diagenesis

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Related to diagenetic: Lithification, Lithified

di·a·gen·e·sis

(dī-ă-jen'ĕ-sĭs)
The process of converting sediment to rock.
References in periodicals archive ?
In the succession of mineral formation, the C-rich particles preceded apatite coatings without and with fine-grained pyrite impregnation and the late-impact diagenetic carbonate cement (calcite with dolomite admixture), which covered all these structures.
These shells were buried in organic-rich sediments for significant periods of time: as a result, diagenetic cementing occurs (dissolution and reprecipitation) on the surfaces exposed to the corrosive sediments.
Horizontal grazing traces are marked by a distinct increase in grain size within each trace, and are highlighted by orange-colored diagenetic products, presumably iron oxides and/or oxyhydr-oxides, which mark the boundaries of the traces.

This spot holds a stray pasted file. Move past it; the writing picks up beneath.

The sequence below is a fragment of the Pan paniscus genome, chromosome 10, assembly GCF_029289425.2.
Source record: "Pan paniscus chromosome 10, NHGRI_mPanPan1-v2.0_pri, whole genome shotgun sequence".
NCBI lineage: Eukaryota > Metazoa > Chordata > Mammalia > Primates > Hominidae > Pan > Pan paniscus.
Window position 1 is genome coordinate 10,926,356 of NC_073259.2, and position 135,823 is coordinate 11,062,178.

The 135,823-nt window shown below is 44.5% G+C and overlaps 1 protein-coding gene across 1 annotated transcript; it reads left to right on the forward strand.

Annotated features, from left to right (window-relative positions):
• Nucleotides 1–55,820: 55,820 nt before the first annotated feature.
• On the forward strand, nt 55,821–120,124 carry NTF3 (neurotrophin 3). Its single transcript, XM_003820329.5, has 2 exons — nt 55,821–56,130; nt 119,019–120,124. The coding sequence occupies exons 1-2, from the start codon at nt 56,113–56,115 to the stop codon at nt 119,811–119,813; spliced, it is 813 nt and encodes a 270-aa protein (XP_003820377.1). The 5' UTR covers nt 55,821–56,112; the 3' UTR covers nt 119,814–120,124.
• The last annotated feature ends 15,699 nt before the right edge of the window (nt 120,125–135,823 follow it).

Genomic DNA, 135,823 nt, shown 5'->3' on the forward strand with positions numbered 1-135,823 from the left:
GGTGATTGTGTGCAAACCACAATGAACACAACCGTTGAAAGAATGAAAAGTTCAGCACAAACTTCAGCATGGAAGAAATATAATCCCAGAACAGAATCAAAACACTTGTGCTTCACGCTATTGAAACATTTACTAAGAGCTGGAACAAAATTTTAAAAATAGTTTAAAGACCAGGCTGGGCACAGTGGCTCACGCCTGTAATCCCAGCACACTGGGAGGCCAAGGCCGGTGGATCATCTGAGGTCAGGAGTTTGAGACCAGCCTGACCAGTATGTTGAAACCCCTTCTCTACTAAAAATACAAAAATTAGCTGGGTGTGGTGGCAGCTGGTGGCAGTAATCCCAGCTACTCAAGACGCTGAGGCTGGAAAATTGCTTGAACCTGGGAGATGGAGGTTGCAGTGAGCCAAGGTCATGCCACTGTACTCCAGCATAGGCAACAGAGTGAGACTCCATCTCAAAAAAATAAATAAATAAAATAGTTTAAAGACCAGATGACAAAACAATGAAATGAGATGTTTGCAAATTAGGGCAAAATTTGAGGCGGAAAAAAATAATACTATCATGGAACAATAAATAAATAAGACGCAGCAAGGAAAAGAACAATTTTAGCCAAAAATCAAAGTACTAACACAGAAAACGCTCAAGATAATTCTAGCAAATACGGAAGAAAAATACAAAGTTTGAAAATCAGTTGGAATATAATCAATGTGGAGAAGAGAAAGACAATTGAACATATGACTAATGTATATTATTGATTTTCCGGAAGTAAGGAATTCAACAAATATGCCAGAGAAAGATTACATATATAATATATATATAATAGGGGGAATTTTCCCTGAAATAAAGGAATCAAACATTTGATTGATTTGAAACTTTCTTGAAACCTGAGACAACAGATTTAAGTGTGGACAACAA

The Estonian part of the Baltic Devonian basin is unique as here the alternating carbonate, siliciclastic, and mixed carbonate-siliciclastic rocks have been influenced by subsequent diagenetic dolomitization episodes during which a number of minerals (feldspar, pyrite, goethite, gypsum) were formed.
Bone apatite is also more sensitive to diagenetic alteration, which may cause further differences in isotopic results.
Diagenetic changes at the nanometre scale can be seen in corals from the Norian, indicating that one must exercise caution when interpreting isotopic data in the fossils.
Students and researchers in a variety of ecological and biological fields will also benefit from exposure to such cutting-edge methods as dynamic diagenetic modeling.
Here carbonate shell/test material would be well preserved (although later diagenetic replacement or alteration could occur), soft tissue of invertebrates would be retained, and plant tissue would show no decay.
The role of organic matter in the geosphere is difficult to access isotopically as it results from a complex mixture of source organisms, biosynthetic pathways, and diagenetic transformations.